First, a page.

It happened 15,000 years ago, but the light is only now reaching Earth, courtesy of NASA’s James Webb Telescope.
The telescope captured images of a rarely seen star in the Wolf-Rayet phase, on the verge of going supernova.
Wolf-Rayet is among the most luminous, massive, and briefly detectable stellar phases, NASA says. It was one of the first observations by the James Webb Space Telescope in June 2022.
Not all stars go through this phase, but the powerful infrared instruments on the James Webb Telescope captured unprecedented detail of the star WR 124 as it shed its outer layers, which form halos of gas and dust. The star is 15,000 light-years away; a light year is about 5.88 trillion miles.
WR 124 is 30 times the mass of the sun, and has already spewed 10 soles worth of material, NASA said. Cosmic dust drifts away from the star, cools, and begins to glow in infrared light that Webb can detect. Now the shimmering shards resemble a delicate cherry blossom.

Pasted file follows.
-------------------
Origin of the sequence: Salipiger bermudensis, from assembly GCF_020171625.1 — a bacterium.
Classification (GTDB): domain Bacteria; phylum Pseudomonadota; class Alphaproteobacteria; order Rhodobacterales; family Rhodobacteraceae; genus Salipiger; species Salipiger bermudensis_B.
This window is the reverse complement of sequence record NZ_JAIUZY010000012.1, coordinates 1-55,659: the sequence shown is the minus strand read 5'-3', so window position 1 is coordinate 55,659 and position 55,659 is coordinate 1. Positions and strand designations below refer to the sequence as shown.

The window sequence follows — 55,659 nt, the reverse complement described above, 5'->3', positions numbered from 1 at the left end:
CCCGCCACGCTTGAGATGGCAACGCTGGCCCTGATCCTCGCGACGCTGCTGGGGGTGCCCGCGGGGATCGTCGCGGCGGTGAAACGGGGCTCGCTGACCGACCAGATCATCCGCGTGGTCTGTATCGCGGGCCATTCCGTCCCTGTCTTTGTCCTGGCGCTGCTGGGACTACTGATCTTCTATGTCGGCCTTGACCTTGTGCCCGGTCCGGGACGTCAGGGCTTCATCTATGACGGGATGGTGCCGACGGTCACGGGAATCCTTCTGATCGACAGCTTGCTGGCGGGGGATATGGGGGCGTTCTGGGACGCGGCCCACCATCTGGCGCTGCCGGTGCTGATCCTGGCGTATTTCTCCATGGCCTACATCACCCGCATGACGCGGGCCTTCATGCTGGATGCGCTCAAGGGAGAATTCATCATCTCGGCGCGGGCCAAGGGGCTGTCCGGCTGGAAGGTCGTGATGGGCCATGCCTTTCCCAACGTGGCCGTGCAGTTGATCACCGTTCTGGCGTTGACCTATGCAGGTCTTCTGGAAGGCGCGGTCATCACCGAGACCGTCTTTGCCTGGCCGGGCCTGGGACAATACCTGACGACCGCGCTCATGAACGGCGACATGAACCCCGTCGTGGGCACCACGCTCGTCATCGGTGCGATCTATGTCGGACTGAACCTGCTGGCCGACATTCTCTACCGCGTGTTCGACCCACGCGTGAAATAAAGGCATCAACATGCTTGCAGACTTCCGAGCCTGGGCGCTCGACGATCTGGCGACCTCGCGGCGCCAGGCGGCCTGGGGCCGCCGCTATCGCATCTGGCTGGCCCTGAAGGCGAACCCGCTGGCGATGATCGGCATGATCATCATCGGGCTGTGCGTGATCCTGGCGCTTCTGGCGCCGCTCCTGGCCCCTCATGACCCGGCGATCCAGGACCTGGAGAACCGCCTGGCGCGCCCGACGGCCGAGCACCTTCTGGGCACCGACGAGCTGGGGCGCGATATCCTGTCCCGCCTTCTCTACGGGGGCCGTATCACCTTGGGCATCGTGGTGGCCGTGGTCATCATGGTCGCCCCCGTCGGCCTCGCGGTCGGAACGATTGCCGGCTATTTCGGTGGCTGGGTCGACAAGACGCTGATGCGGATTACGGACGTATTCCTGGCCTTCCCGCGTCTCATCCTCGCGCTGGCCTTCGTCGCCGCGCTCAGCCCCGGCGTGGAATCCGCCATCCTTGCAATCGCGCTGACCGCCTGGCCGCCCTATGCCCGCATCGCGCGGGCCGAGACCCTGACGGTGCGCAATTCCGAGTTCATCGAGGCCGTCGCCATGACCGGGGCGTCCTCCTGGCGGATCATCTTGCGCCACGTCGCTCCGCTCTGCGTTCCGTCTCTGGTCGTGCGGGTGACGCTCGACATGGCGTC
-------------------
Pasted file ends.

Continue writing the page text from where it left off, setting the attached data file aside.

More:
“Dust is integral to how the universe works: it harbors forming stars, it gathers together to help form planets, and it serves as a platform for molecules to form and clump together, including the building blocks of life on Earth,” he said. The NASA.
“Despite the many essential roles that dust plays, there is still more dust in the universe than astronomers’ current theories of dust formation can explain.”
The star’s appearance has changed since the Hubble Space Telescope photographed it decades ago. So it looked more like a ball of fire.
“We have never seen it like this before. It’s really exciting,” said Macarena García Marín, a scientist at the European Space Agency who is part of the project.
This is just the latest in the list of stunning images the telescope has been transmitting since last summer, following its December 2021 launch. Webb sent back a large number of images last July. The images include forming stars, a look inside the Carina Nebula, and the gas giant planet WASP-96b, which is about the size of Saturn.
with cable news services